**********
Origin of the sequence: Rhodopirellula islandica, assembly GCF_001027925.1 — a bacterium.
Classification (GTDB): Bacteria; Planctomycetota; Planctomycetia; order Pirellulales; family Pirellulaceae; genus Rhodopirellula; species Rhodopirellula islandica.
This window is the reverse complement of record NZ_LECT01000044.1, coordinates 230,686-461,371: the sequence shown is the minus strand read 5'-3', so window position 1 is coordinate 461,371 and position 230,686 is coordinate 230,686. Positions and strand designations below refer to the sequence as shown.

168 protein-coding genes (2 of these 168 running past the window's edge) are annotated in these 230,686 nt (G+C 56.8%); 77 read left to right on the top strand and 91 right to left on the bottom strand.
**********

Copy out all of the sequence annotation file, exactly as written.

Origin of the sequence: Rhodopirellula islandica, assembly GCF_001027925.1 — a bacterium.
Classification (GTDB): Bacteria; Planctomycetota; Planctomycetia; order Pirellulales; family Pirellulaceae; genus Rhodopirellula; species Rhodopirellula islandica.
This window is the reverse complement of record NZ_LECT01000044.1, coordinates 230,686-461,371: the sequence shown is the minus strand read 5'-3', so window position 1 is coordinate 461,371 and position 230,686 is coordinate 230,686. Positions and strand designations below refer to the sequence as shown.

168 protein-coding genes (2 of these 168 running past the window's edge) are annotated in these 230,686 nt (G+C 56.8%); 77 read left to right on the top strand and 91 right to left on the bottom strand.